Updates to our Terms of Use

We are updating our Terms of Use. Please carefully review the updated Terms before proceeding to our website.

Monday, June 17, 2024 | Back issues
Courthouse News Service Courthouse News Service

Senate Ends Debate on Defense-Spending Bill

WASHINGTON (CN) - The Senate ended debate Tuesday on a military-spending bill that President Barack Obama has vowed to veto for skirting budget caps.

Circumventing limits that the Budget Control Act placed on defense and domestic spending, the National Defense Authorization Act redirects $38 billion meant for the military budget to the uncapped Oversees Contingency Operations account.

Sen. Jack Reed, D-R.I., called the proposed legislation a "budgetary sleight of hand."

"This budget gimmick allows the majority to fully fund the Defense Department without breaking caps imposed by the BCA on both defense and non-defense spending," Reed said in a floor speech Tuesday.

The NDAA would authorize spending on the Department of Defense's military activities, as well as military construction and other national-security programs, but Reed warned that the redirected funds leave the country less capable to fight the Islamic State of Iraq and the Levant.

Sens. Dianne Feinstein of California and Claire McCaskill of Missouri were among 21 Democrats who joined Republicans in ending debate on the conference report Tuesday via a cloture vote of 73-26.

Sen. Rand Paul of Kentucky was the only Republican to vote against the cloture motion.

Though Sen. Dick Durbin, D-Ill., said he opposed the unbalanced spending bill, he insisted his vote against the NDAA was not a Democratic slap at armed services.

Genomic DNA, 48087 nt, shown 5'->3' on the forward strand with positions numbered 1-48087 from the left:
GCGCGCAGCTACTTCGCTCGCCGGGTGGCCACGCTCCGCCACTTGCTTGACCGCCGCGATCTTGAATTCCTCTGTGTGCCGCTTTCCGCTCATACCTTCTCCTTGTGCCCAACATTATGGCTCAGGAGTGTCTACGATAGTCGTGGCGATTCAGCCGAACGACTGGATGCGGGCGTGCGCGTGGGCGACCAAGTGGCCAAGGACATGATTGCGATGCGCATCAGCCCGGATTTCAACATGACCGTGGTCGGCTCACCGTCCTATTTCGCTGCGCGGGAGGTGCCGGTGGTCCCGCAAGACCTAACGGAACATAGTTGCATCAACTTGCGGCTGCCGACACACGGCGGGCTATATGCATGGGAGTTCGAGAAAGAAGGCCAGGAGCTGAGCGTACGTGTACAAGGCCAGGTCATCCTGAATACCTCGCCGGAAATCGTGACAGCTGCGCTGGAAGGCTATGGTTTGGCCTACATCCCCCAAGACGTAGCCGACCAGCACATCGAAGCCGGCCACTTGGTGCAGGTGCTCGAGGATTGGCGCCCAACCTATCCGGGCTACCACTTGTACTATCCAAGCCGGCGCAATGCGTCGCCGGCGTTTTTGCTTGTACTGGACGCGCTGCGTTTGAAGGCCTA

"Both sides care about the military, but there are other parts of our government that are important as well," Durbin said on the floor shortly before the vote.

Sen. John McCain, R-Ariz., meanwhile said that the fight over the specific method of funding belongs in the appropriations process, not in the authorization of funding that he said would increase military pay and make health care and other necessities more accessible to military members.

"To do this kind of disservice to the men and women who are serving in uniform is a disgrace," McCain said in a speech just before the vote. "Please don't say that you support the men and women in the military, come to this floor and say that, and then vote against this legislation."

Emphasizing that one year of hearings and research went into the bill, McCain called the president's opposition to the authorization "shameful" and "nonsensical."

"It's become unfortunately clear that the president of the United States is more concerned about a budgetary issue and an appropriations and funding issue than he is about the welfare and benefit of the men and women who serve this country and their ability to defend it," McCain told reporters.

Categories / Uncategorized

Subscribe to Closing Arguments

Sign up for new weekly newsletter Closing Arguments to get the latest about ongoing trials, major litigation and hot cases and rulings in courthouses around the U.S. and the world.